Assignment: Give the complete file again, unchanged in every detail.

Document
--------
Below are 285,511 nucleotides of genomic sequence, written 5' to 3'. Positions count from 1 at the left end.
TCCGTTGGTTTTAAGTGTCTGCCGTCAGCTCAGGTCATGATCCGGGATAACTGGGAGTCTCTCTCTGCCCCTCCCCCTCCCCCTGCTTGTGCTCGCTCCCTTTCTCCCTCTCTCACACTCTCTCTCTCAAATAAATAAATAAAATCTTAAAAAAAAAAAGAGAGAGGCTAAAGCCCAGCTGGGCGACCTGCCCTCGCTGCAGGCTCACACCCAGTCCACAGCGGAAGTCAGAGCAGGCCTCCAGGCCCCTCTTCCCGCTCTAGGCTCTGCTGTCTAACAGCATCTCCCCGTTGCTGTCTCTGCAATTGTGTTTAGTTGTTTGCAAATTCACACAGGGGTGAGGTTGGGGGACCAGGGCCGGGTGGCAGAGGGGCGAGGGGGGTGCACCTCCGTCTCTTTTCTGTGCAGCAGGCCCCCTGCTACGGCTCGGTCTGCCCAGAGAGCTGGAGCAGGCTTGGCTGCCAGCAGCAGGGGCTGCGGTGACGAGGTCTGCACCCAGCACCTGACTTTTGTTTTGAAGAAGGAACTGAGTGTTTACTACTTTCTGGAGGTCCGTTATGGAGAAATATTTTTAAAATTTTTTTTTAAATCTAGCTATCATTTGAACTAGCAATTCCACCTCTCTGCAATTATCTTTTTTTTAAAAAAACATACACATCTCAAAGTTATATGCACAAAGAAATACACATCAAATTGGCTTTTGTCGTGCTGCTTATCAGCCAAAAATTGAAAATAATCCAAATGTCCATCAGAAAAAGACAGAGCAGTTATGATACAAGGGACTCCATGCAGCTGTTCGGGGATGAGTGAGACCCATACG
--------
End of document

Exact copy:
Below are 285,511 nucleotides of genomic sequence, written 5' to 3'. Positions count from 1 at the left end.
TCCGTTGGTTTTAAGTGTCTGCCGTCAGCTCAGGTCATGATCCGGGATAACTGGGAGTCTCTCTCTGCCCCTCCCCCTCCCCCTGCTTGTGCTCGCTCCCTTTCTCCCTCTCTCACACTCTCTCTCTCAAATAAATAAATAAAATCTTAAAAAAAAAAAGAGAGAGGCTAAAGCCCAGCTGGGCGACCTGCCCTCGCTGCAGGCTCACACCCAGTCCACAGCGGAAGTCAGAGCAGGCCTCCAGGCCCCTCTTCCCGCTCTAGGCTCTGCTGTCTAACAGCATCTCCCCGTTGCTGTCTCTGCAATTGTGTTTAGTTGTTTGCAAATTCACACAGGGGTGAGGTTGGGGGACCAGGGCCGGGTGGCAGAGGGGCGAGGGGGGTGCACCTCCGTCTCTTTTCTGTGCAGCAGGCCCCCTGCTACGGCTCGGTCTGCCCAGAGAGCTGGAGCAGGCTTGGCTGCCAGCAGCAGGGGCTGCGGTGACGAGGTCTGCACCCAGCACCTGACTTTTGTTTTGAAGAAGGAACTGAGTGTTTACTACTTTCTGGAGGTCCGTTATGGAGAAATATTTTTAAAATTTTTTTTTAAATCTAGCTATCATTTGAACTAGCAATTCCACCTCTCTGCAATTATCTTTTTTTTAAAAAAACATACACATCTCAAAGTTATATGCACAAAGAAATACACATCAAATTGGCTTTTGTCGTGCTGCTTATCAGCCAAAAATTGAAAATAATCCAAATGTCCATCAGAAAAAGACAGAGCAGTTATGATACAAGGGACTCCATGCAGCTGTTCGGGGATGAGTGAGACCCATACG